41. 44. Introduction Growth Maturity Decline Standardization Less rapid product changes - more minor changes Optimum capacity Increasing stability of process Long production runs Product improvement and cost cutting Little product differentiation Cost minimization Overcapacity in the industry Prune line to eliminate items not returning good margin Reduce capacity Forecasting critical Product and process reliability Competitive product improvements and options Increase capacity Shift toward product focused Enhance distribution Product design and development critical Frequent product and process design changes Short production runs High production costs Limited models Attention to quality Best period to increase market share R&D product engineering critical Practical to change price or quality image Strengthen niche Cost control critical Poor time to change image, price, or quality Competitive costs become critical Defend market position OM Strategy/Issues Company Strategy/Issues HDTV CD-ROM Color copiers Drive-thru restaurants Fax machines Station wagons Sales 3 1/2 ” Floppy disks Internet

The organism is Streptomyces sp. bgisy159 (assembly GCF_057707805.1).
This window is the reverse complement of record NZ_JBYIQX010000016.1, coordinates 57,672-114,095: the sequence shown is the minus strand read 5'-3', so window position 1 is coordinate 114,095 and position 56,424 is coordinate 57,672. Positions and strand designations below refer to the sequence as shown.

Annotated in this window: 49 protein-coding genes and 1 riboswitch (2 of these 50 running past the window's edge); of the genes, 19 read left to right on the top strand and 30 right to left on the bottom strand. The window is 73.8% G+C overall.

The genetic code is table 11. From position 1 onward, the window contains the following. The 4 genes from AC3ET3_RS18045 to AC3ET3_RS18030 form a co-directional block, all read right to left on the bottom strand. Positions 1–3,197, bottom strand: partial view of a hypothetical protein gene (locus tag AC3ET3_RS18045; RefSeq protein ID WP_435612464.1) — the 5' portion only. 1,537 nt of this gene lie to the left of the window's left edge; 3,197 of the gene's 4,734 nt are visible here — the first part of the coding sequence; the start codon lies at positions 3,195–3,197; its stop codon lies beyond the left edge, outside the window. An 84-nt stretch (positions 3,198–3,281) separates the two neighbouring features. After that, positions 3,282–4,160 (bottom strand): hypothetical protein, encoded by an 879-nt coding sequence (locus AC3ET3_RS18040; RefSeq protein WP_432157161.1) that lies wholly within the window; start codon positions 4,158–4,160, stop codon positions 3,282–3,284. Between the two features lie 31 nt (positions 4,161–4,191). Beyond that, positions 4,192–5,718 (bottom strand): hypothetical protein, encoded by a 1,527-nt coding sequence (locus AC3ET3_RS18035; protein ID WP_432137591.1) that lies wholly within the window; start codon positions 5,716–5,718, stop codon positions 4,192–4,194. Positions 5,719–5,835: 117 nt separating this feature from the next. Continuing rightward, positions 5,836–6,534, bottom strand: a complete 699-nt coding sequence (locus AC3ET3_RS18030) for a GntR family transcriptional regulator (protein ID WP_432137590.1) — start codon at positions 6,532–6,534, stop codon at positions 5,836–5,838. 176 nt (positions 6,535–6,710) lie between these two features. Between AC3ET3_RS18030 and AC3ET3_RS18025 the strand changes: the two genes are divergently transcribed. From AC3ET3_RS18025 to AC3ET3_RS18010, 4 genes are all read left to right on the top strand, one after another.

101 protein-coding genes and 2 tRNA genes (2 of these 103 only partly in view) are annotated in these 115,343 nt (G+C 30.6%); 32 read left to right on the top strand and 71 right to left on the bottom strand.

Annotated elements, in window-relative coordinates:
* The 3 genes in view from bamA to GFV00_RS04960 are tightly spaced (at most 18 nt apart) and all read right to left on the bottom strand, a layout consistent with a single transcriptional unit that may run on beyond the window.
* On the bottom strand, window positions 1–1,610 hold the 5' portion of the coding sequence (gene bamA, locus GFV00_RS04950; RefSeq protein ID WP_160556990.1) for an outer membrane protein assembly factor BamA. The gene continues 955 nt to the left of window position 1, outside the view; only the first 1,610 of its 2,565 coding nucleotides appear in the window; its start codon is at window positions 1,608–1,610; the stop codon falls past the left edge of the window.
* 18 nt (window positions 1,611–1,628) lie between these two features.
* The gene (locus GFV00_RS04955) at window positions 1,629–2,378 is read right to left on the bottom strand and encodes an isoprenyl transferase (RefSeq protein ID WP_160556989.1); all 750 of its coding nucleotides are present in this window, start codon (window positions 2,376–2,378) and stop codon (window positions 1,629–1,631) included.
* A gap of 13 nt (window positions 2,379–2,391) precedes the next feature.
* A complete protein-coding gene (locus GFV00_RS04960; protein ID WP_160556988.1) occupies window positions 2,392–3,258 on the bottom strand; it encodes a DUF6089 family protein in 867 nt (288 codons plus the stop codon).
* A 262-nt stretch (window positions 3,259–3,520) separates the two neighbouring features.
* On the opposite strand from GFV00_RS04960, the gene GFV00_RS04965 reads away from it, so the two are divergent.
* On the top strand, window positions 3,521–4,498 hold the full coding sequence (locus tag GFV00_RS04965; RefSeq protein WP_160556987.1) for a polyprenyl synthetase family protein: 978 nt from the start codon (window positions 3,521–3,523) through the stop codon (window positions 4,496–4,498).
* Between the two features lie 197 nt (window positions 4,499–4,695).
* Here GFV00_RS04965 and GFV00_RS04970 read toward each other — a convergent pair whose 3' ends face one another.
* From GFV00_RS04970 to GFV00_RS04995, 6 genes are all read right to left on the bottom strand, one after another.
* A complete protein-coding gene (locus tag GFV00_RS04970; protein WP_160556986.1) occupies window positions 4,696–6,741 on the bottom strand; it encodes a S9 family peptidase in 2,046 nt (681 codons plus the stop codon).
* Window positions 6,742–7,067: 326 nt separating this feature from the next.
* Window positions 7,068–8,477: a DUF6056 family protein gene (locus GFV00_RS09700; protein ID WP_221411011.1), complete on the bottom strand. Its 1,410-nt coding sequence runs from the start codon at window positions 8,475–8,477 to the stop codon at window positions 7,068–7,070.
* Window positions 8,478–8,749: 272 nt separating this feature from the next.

42. 45. Product Development Process (Technical) Needs Identification Advance product planning Advance design Detailed engineering design Production process design and development Product evaluation and implementation Product use and support
    43. 46. Needs Identification <ul><li>Once a product idea surfaces, it must be demonstrated that the product fulfils some consumer need, and that existing products do not already fulfill that need. </li></ul>
    44. 47. Advance product planning <ul><li>It includes preliminary market analyses; creating alternative concepts for the product; clarifying operational requirements; establishing design criteria and their priorities; and estimating logistics requirements for producing, distributing, and maintaining the product in the market. </li></ul>
    45. 48. Advance design <ul><li>Promising design alternatives are evaluated according to critical parameters to determine whether design support such as analytical testing, experimentation, physical modeling, and prototype testing will be required. </li></ul>